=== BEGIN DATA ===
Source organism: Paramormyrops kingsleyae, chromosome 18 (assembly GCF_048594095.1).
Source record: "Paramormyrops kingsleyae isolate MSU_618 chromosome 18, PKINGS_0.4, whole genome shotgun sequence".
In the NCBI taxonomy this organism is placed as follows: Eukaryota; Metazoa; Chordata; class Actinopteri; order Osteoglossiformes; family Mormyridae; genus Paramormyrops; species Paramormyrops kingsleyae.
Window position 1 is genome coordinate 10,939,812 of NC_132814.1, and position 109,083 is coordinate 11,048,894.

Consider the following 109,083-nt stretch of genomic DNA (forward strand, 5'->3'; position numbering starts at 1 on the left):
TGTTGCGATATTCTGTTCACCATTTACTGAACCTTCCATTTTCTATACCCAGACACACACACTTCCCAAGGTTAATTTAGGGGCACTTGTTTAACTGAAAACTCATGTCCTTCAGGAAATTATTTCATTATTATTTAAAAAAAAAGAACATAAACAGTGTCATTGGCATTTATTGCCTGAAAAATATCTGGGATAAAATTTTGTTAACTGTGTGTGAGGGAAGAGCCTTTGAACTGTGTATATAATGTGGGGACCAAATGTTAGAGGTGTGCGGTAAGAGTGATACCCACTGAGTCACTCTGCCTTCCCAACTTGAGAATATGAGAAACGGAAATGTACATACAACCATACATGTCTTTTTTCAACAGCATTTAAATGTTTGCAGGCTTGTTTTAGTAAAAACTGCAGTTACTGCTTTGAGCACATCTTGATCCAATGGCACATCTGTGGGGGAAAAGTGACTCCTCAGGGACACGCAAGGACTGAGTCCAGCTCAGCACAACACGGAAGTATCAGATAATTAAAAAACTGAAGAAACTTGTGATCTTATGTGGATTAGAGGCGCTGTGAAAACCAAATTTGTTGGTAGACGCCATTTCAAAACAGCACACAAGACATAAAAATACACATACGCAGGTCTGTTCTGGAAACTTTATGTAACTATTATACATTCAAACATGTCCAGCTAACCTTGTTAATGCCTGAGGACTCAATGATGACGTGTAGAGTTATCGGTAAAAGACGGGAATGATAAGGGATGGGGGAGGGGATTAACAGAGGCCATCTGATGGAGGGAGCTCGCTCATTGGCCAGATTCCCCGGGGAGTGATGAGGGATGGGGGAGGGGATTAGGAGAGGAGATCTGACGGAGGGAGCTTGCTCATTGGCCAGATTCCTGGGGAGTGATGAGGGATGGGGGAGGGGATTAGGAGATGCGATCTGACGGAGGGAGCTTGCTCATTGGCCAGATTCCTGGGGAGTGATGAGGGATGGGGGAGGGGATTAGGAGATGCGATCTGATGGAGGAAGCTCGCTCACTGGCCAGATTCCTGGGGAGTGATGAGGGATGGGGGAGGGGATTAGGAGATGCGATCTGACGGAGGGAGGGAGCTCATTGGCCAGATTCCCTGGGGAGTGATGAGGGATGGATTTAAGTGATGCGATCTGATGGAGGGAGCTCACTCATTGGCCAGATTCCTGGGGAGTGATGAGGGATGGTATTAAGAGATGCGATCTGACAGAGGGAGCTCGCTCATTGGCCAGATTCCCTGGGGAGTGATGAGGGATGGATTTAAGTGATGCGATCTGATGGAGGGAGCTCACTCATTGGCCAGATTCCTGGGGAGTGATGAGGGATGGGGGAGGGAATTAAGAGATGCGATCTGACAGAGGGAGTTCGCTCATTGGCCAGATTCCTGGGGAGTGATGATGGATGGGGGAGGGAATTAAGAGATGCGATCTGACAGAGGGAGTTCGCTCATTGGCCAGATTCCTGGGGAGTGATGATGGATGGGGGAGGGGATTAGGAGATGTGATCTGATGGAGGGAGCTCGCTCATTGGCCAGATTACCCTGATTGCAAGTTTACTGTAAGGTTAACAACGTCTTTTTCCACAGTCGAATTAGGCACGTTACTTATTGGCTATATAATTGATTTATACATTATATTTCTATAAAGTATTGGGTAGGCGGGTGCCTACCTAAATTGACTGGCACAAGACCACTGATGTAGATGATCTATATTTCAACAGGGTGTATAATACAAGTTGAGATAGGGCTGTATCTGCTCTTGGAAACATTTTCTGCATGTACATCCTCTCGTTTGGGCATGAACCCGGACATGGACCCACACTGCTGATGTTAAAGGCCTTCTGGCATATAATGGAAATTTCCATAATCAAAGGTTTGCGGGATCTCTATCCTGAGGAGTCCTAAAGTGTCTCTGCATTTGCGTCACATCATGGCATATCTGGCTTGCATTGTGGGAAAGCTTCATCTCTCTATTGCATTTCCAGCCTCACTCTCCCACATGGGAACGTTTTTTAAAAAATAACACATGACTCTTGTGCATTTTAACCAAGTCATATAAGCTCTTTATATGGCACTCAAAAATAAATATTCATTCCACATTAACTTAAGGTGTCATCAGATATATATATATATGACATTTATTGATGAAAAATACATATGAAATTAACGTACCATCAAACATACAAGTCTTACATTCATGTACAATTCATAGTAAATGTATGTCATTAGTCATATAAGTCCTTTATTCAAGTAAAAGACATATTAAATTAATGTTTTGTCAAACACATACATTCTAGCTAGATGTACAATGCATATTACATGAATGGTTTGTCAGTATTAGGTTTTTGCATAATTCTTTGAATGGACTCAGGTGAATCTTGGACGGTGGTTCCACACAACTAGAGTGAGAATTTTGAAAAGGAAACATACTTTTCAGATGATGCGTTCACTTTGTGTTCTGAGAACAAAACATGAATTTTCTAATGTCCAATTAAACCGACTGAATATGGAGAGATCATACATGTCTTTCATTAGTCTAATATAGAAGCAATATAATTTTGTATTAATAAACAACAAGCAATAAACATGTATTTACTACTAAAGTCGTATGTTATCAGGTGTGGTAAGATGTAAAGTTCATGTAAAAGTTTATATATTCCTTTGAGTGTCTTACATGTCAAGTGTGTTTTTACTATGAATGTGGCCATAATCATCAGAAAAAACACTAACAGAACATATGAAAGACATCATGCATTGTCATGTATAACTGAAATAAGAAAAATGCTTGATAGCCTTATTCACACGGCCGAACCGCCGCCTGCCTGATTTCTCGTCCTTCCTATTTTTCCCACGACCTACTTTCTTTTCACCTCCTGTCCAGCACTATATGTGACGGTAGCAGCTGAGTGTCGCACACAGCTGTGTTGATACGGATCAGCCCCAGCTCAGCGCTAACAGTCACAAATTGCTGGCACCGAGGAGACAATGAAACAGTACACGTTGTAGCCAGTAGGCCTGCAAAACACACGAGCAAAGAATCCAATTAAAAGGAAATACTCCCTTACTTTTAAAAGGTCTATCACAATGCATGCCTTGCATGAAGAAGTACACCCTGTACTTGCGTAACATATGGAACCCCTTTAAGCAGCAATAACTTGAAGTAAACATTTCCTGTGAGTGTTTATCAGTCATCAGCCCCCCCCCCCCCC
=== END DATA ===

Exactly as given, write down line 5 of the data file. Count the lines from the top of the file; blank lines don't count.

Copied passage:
Consider the following 109,083-nt stretch of genomic DNA (forward strand, 5'->3'; position numbering starts at 1 on the left):